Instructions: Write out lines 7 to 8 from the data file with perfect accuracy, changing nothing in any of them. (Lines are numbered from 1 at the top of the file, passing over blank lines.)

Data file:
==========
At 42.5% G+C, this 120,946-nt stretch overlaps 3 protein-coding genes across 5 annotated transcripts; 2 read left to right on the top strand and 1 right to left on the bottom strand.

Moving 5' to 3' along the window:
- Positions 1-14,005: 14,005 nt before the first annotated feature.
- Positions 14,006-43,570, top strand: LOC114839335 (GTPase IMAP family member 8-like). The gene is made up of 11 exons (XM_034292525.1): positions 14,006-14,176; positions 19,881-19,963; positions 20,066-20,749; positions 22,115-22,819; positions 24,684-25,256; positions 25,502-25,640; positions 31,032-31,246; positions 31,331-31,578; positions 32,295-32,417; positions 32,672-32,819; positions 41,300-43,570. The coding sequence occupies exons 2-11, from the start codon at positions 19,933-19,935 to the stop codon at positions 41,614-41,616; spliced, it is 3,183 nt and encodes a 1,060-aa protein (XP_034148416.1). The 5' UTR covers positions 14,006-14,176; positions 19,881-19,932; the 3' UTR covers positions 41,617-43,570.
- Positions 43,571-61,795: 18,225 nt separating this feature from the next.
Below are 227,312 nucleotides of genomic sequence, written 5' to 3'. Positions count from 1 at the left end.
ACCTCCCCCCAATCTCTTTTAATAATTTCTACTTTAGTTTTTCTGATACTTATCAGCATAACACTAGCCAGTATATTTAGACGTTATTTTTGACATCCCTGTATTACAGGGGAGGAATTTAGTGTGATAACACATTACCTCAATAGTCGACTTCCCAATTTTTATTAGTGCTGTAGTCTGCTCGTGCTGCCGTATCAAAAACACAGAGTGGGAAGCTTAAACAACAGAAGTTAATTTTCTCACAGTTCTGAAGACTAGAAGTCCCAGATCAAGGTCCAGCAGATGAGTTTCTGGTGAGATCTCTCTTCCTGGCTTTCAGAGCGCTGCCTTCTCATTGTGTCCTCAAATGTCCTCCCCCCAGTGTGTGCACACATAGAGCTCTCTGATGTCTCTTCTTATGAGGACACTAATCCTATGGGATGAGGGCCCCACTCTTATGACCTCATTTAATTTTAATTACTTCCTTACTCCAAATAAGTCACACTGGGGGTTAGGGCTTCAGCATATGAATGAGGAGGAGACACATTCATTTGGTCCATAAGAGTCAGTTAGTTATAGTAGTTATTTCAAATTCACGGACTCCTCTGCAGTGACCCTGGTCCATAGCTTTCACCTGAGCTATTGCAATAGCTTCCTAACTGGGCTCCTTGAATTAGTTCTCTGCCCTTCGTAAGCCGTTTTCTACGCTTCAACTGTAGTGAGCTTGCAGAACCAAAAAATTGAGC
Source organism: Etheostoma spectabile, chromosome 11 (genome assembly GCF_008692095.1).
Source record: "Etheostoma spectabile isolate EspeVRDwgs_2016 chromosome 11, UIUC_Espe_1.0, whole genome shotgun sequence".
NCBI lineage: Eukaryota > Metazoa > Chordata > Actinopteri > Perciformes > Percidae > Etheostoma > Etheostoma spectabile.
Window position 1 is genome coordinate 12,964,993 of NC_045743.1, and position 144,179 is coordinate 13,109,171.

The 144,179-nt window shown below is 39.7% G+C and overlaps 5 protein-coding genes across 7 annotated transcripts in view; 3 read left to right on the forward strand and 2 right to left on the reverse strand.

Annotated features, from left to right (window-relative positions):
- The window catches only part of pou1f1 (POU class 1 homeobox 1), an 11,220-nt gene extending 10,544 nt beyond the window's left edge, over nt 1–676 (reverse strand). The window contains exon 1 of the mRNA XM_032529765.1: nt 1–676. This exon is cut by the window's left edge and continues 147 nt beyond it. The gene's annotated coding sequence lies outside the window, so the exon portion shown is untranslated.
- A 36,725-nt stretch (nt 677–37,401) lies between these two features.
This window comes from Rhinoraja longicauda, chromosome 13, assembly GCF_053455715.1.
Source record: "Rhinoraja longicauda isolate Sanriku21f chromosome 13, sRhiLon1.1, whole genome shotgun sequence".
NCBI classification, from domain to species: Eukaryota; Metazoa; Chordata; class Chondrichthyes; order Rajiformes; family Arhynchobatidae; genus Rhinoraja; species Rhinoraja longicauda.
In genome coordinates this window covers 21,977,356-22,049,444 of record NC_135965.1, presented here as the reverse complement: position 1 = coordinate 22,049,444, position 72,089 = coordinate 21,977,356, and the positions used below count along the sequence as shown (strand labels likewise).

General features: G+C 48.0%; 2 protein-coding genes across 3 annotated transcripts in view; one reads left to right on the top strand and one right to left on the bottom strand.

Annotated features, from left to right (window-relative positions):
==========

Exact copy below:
ACCTCCCCCCAATCTCTTTTAATAATTTCTACTTTAGTTTTTCTGATACTTATCAGCATAACACTAGCCAGTATATTTAGACGTTATTTTTGACATCCCTGTATTACAGGGGAGGAATTTAGTGTGATAACACATTACCTCAATAGTCGACTTCCCAATTTTTATTAGTGCTGTAGTCTGCTCGTGCTGCCGTATCAAAAACACAGAGTGGGAAGCTTAAACAACAGAAGTTAATTTTCTCACAGTTCTGAAGACTAGAAGTCCCAGATCAAGGTCCAGCAGATGAGTTTCTGGTGAGATCTCTCTTCCTGGCTTTCAGAGCGCTGCCTTCTCATTGTGTCCTCAAATGTCCTCCCCCCAGTGTGTGCACACATAGAGCTCTCTGATGTCTCTTCTTATGAGGACACTAATCCTATGGGATGAGGGCCCCACTCTTATGACCTCATTTAATTTTAATTACTTCCTTACTCCAAATAAGTCACACTGGGGGTTAGGGCTTCAGCATATGAATGAGGAGGAGACACATTCATTTGGTCCATAAGAGTCAGTTAGTTATAGTAGTTATTTCAAATTCACGGACTCCTCTGCAGTGACCCTGGTCCATAGCTTTCACCTGAGCTATTGCAATAGCTTCCTAACTGGGCTCCTTGAATTAGTTCTCTGCCCTTCGTAAGCCGTTTTCTACGCTTCAACTGTAGTGAGCTTGCAGAACCAAAAAATTGAGC
Source organism: Etheostoma spectabile, chromosome 11 (genome assembly GCF_008692095.1).